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  • Coupling of vinculin to F-actin requires Syndecan-4 proteoglycan

    Heparan Sulfate Proteoglycans act as a cell surface co-receptors for many proteins in which a signal is sent downstream via its cytosolic domain. The role of syndecan-4 proteoglycans in FA assembly was studied in endothelial cells, and single molecule localization super-resolution microscopy showed that Syn4 loss altered the cytoskeleton protein network assembly. Using molecular and cell biology approaches we were able to demonstrate that syndecan-4 plays a pivotal role in endothelial cell behavior. Super-resolution microscopy revealed that syndecan-4 knockdown alters the level and arrangement of essential proteins for focal adhesion, including actin network and a selective decoupling of vinculin from actin, leading to lamellipodia assembly and filopodia protrusions (Figure 1). Furthermore, using Coherent Anti-stokes Raman Scattering (CARS) microscopy, the structure of the tumors formed by such cells in mice was revealed showing its network of vascularization (Figure 2). We propose a model in which syndecan-4 acts as a central mediator: serving as a cell-signaling center in which ECM (fibronectin), cell surface (integrins) and intracellular components (actin and vinculin) come together.
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  • Actin-Dependent Vacuolar Occupancy of the Cell Determines Auxin-Induced Growth Repression

    The cytoskeleton is an early attribute of cellular life, and its main components are composed of conserved proteins. The actin cytoskeleton has a direct impact on the control of cell size in animal cells, but its mechanistic contribution to cellular growth in plants remains largely elusive. Here, we reveal a role of actin in regulating cell size in plants. The actin cytoskeleton shows proximity to vacuoles, and the phytohormone auxin not only controls the organization of actin filaments but also impacts vacuolar morphogenesis in an actin-dependent manner.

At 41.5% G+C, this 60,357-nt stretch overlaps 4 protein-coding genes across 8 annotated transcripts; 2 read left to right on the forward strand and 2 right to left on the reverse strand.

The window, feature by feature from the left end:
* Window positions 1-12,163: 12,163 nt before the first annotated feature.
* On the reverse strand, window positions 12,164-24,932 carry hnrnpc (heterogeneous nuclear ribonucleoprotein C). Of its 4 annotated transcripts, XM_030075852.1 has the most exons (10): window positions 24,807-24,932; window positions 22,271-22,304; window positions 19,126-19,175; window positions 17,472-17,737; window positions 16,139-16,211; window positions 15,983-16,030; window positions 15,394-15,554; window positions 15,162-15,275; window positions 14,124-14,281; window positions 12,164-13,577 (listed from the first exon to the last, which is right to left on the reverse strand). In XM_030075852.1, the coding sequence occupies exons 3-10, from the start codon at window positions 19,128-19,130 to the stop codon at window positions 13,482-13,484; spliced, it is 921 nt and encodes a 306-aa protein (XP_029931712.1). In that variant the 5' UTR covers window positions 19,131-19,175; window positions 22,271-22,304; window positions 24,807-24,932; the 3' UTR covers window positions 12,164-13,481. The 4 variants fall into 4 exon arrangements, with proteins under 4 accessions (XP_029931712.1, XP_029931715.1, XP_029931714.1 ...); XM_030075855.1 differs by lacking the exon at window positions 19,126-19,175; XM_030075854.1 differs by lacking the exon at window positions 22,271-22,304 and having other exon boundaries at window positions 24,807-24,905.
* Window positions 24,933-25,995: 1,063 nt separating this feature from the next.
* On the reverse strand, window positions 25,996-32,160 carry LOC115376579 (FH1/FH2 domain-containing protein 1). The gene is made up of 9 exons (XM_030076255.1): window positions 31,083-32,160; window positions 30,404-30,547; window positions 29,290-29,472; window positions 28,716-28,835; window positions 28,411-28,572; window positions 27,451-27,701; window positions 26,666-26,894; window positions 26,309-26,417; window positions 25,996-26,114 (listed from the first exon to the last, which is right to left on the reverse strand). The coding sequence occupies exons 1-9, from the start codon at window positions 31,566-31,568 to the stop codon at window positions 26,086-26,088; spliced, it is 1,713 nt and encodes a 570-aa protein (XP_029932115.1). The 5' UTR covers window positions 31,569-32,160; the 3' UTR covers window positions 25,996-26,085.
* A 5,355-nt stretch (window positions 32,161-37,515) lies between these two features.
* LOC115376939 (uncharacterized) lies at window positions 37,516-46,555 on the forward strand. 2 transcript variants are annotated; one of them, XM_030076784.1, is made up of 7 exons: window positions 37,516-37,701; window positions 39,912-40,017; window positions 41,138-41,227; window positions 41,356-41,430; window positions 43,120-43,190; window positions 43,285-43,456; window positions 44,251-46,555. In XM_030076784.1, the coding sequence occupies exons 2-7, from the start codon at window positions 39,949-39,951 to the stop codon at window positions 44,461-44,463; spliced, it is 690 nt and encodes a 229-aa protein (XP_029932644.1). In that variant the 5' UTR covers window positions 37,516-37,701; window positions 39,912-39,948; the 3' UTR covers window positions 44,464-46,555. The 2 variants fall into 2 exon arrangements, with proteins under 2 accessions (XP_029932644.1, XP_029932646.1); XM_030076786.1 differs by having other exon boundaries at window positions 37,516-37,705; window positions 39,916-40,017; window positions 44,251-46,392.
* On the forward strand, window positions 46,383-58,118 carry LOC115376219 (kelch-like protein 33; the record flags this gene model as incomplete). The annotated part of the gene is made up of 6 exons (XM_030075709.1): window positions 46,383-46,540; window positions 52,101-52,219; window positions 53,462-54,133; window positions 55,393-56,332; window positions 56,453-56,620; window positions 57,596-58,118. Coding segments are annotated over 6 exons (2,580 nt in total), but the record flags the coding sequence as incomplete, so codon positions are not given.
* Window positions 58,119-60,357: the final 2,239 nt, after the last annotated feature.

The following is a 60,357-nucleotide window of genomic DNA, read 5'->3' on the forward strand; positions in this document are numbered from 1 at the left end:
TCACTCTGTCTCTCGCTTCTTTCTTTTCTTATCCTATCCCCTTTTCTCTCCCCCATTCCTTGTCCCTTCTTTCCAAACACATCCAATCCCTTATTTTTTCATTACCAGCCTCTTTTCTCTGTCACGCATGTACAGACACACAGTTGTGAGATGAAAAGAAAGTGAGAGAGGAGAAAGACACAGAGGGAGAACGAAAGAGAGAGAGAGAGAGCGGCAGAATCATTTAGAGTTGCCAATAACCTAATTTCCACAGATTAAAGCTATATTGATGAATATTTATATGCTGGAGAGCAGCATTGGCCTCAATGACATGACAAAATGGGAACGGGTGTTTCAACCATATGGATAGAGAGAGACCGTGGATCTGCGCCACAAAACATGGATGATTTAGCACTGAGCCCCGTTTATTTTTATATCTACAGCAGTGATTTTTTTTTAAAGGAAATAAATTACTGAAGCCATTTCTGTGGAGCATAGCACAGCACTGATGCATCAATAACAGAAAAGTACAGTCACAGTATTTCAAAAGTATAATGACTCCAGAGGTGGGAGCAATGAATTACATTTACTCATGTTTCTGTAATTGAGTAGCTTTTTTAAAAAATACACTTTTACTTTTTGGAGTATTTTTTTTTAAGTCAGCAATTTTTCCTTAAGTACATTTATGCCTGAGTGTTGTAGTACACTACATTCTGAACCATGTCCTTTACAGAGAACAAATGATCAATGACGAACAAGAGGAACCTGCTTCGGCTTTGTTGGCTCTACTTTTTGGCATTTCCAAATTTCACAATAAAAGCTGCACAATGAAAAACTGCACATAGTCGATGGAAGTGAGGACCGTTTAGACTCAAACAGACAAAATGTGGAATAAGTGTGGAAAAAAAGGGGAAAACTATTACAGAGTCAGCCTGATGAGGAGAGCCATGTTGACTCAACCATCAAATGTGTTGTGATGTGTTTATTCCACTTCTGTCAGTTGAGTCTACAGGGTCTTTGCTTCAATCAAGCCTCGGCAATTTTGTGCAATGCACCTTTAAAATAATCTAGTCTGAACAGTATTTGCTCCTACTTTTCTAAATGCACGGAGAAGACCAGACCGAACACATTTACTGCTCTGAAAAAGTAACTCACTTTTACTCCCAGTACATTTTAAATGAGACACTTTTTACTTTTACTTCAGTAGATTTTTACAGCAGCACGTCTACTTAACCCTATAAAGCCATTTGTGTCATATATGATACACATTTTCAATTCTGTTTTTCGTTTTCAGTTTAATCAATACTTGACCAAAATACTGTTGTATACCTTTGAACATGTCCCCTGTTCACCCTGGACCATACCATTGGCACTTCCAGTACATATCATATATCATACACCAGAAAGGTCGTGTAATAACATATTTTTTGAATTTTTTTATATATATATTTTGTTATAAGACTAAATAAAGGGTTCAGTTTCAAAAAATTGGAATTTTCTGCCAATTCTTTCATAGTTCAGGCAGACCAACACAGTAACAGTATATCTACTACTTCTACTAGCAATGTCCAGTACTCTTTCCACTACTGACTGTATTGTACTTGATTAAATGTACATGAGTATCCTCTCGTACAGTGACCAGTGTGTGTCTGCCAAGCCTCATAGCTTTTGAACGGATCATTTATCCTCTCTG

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  • Initiation of Lamellipodia and Ruffles Involves Cooperation Between mDia1 and the Arp2/3 Complex

    Protrusion of lamellipodia and ruffles requires polymerization of branched actin filaments by the Arp2/3 complex. Although regulation of Arp2/3 complex activity has been extensively investigated, the mechanism of initiation of lamellipodia and ruffles remains poorly understood. Here, we show that mDia1 acts in concert with the Arp2/3 complex to promote initiation of lamellipodia and ruffles.
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  • The Actin Cytoskeleton Modulates the Activation of iNKT Cells by Segregating CD1d Nanoclusters on Antigen-Presenting Cells

    The ability of invariant natural killer T (iNKT) cells to recognize endogenous antigens represents a distinct immune recognition strategy, which underscores the constitutive memory phenotype of iNKT cells and their activation during inflammatory conditions. By using superresolution microscopy, we show that CD1d molecules form nanoclusters at the cell surface of APCs, and their size and density are constrained by the actin cytoskeleton.
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  • Lytic Immune Synapse Function Requires Filamentous Actin Deconstruction by Coronin 1A

    Natural killer (NK) cells are cytolytic effector cells of the innate immune system. Here, we show that deconstruction of synaptic cortical filamentous (F)-actin by Coronin 1A (Coro1A) is required for NK cell cytotoxicity through the remodeling of F-actin to enable lytic granule secretion. We define this requirement for remodeling using superresolution nanoscopy and Coro1A-deficient NK cells. In addition, we use NK cells from a patient with a rare Coro1A mutation, thus illustrating a critical link between Coro1A function and human health.
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  • Cortical Actin Networks Induce Spatio-temporal Confinement of Phospholipids in the Plasma Membrane – A Minimally Invasive Investigation by STED-FCS